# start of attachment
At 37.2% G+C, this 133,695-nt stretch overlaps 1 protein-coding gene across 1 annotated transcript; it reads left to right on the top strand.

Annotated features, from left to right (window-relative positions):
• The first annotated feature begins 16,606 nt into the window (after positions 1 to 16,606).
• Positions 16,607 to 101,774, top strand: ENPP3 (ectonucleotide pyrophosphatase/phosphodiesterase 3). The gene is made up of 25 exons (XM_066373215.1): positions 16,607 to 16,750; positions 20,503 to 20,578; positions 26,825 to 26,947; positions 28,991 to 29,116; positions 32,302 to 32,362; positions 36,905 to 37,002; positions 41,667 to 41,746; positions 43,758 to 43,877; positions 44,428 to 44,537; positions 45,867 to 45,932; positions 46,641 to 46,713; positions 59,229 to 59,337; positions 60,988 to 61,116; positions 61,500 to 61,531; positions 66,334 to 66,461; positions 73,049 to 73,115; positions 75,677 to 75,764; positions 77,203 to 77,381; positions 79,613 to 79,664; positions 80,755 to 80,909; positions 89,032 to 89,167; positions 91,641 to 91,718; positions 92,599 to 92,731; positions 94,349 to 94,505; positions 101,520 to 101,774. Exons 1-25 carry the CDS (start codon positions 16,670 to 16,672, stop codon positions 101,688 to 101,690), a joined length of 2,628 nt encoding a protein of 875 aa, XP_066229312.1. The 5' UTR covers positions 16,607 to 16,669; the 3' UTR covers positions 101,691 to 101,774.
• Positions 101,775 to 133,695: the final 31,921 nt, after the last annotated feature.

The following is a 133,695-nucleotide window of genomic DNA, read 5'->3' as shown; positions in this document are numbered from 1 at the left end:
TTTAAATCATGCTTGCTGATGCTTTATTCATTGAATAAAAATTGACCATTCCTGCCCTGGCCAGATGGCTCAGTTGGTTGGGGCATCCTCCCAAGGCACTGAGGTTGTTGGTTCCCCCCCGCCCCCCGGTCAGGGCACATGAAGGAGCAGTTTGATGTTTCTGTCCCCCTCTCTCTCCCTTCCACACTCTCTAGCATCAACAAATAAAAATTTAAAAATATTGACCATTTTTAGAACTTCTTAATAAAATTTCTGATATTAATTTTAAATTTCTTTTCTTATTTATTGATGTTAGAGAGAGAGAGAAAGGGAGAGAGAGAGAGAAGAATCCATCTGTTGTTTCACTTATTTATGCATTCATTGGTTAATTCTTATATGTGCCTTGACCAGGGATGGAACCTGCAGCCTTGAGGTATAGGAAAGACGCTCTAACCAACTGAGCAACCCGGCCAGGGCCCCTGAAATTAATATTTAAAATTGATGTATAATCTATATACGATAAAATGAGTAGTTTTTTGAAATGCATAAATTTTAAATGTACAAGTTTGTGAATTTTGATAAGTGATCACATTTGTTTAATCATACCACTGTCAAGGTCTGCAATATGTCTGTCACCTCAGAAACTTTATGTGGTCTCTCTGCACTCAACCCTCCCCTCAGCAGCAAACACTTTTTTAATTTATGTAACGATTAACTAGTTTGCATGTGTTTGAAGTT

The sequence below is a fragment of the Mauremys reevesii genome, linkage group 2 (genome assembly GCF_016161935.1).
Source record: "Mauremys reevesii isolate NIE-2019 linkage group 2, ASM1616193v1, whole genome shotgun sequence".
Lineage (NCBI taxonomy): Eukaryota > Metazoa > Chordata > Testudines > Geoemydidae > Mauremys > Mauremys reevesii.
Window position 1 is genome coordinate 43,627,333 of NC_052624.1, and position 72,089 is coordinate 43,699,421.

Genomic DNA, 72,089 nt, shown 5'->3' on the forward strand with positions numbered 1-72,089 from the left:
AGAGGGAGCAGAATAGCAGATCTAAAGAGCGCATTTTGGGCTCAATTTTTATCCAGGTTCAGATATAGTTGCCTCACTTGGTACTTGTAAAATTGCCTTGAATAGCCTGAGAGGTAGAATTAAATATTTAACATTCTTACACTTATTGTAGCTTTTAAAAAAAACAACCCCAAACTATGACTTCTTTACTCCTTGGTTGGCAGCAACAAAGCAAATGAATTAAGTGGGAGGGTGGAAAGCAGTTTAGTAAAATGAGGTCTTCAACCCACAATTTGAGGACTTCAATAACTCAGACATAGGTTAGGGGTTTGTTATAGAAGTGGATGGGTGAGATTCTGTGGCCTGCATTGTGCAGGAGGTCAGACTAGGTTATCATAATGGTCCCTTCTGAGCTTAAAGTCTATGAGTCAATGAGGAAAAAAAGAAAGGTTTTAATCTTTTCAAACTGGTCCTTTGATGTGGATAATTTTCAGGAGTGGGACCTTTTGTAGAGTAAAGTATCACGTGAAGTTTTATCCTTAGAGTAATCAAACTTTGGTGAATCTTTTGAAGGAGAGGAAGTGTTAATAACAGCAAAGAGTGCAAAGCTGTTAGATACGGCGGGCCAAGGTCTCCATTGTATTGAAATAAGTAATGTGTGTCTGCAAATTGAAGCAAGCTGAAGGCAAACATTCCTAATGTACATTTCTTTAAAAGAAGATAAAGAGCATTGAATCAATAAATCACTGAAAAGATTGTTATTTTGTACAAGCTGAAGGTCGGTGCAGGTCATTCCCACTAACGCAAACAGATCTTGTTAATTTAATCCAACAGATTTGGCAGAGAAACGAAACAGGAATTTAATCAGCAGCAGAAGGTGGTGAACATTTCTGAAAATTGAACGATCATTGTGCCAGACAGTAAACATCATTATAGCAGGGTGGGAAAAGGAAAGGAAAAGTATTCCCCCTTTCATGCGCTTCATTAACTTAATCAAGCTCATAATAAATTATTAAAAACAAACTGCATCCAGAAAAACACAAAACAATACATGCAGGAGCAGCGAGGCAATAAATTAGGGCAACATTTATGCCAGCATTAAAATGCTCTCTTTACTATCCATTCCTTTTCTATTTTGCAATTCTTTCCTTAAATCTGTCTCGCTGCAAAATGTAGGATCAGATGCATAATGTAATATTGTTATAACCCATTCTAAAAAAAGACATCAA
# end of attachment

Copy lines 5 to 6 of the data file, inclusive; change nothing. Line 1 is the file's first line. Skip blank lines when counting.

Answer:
• Positions 101,775 to 133,695: the final 31,921 nt, after the last annotated feature.

The following is a 133,695-nucleotide window of genomic DNA, read 5'->3' as shown; positions in this document are numbered from 1 at the left end: